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Mike Trout, Albert Pujols lead Angels past Dodgers, 3-2

Trout drives in the first two runs and scores the winner on Albert Pujols' ninth-iinning hit.

June 11, 2012|By Steve Dilbeck
  • Angels first baseman Albert Pujols congratulates center fielder Mike Trout after his solo home run against the Dodgers in the fourth inning on Monday night.
Angels first baseman Albert Pujols congratulates center fielder Mike… (Stephen Dunn / Getty Images )

There was a little too much of the veteran star and way too much of the rookie sensation for the Dodgers on Monday night.

The Angels used another big night from outfield wunderkind Mike Trout and a game-winning hit from Albert Pujols to edge the Dodgers, 3-2, before a Dodger Stadium crowd of 50,559.

For the Dodgers, it was their fifth consecutive home loss. For the Angels, it was their 10th consecutive road victory.

Trout homered and singled in the Angels’ second run. Then with the scored tied, 2-2, he walked in the ninth inning, stole second base and scored on Pujols’ single off Kenley Jansen.

With the victory, the Angels pulled within 2½ games of the Texas Rangers in the American League West, the closest they’ve been since the sixth game of the season.

The Dodgers started the scoring with a pair of slightly unusual runs in the first inning off rookie right-hander Garrett Richards.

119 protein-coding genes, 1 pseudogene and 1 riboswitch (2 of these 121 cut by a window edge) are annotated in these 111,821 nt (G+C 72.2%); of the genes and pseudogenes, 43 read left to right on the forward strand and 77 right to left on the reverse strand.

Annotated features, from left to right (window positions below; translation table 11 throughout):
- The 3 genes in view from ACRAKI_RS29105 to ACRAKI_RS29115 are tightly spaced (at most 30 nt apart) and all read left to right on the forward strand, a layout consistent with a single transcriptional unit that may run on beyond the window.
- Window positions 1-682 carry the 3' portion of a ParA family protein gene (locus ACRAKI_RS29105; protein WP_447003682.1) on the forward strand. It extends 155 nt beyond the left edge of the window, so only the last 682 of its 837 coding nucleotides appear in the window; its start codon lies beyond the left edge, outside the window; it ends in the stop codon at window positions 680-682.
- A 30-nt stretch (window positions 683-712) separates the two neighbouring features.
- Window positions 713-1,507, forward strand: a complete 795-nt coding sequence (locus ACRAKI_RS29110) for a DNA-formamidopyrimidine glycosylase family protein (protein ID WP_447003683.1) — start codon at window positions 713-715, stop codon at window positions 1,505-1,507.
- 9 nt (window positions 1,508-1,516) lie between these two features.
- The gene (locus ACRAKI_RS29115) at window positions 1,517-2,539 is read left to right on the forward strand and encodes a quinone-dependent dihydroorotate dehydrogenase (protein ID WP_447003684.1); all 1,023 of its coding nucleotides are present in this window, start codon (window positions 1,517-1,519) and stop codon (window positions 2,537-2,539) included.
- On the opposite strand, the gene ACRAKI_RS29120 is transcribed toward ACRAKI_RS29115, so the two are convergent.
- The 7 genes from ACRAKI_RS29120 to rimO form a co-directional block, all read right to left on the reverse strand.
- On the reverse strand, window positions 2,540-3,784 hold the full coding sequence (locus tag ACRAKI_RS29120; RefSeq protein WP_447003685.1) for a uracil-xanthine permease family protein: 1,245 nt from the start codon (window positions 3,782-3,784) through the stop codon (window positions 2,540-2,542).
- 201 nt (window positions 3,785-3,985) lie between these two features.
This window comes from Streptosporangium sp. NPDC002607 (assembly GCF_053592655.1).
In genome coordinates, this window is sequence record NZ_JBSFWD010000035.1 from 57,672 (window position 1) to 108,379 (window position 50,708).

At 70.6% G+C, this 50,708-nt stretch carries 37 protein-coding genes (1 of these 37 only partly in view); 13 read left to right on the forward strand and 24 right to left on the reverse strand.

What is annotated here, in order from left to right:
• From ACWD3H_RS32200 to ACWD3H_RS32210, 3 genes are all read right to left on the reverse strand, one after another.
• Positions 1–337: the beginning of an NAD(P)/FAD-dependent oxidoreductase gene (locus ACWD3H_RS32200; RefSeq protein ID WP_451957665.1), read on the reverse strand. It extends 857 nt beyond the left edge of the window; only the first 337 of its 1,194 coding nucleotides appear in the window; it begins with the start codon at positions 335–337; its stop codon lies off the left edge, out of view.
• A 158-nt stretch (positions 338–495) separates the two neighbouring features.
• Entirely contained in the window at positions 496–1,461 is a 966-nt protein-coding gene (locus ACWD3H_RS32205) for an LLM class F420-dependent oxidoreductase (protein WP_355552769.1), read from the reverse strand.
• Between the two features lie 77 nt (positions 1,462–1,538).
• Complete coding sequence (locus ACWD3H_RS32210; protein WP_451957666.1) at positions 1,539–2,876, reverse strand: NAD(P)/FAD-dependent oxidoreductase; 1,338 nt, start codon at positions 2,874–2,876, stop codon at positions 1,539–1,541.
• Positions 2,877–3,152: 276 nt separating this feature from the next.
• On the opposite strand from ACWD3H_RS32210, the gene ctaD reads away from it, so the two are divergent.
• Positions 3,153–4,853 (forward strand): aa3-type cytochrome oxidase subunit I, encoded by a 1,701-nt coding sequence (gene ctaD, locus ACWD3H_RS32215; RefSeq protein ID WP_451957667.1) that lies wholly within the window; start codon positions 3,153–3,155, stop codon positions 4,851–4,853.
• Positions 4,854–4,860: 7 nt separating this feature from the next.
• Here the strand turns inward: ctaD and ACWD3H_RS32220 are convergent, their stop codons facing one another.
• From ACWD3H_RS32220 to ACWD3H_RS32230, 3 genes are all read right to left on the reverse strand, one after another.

Dee Gordon opened the bottom half of the inning with a walk and the still surprising Elian Herrera sent him to third with a ground-rule double.

Andre Ethier grounded out to shortstop Erick Aybar, still enough to score Gordon with the game’s first run. After a walk to Bobby Abreu,Jerry Hairston Jr. flied out and Richards tried to pick Herrera off second.

Only the throw went by way of Interstate-10, and Herrera sprinted for third on the error. Trout ran in from center to field the ball, but dropped it for an error and Herrera kept running home with the second run. That’s one play, and two errors. Also, end of Dodgers’ scoring.

Meanwhile, Dodgers starter Chris Capuano flirted with trouble most every inning. The Angels loaded the bases in the first, but Capuano induced Howie Kendrick into an inning-ending double play.

The Angels got two more on with one out in the second, and Capuano pitched out of trouble, loaded the bases with two outs in the third, and Capuano still escaped damage.

But with two outs in the fourth, Trout showed how this scoring business could be taken care of with one swing when the 20-year-old rookie phenom drilled his sixth home run of the season.

It remained a 2-1 game heading into the sixth when Aybar led off with a double. When Capuano fell behind 2-0 to John Hester, manager Don Mattingly had seen enough.

Josh Lindblom replaced Capuano, but gave up a two-out single to Trout that scored Aybar with the tying run.

Capuano again looks in danger of becoming a five-inning pitcher. He hasn’t pitched past the fifth inning in his last three consecutive starts. Monday he allowed eight hits and walked four in his five-plus innings.

Richards, making just his second start this season for the Angels, also lasted five innings. He surrendered his two runs (one earned) on five hits and five walks.

Ernest Frieri pitched a scoreless ninth to earn his fifth save.


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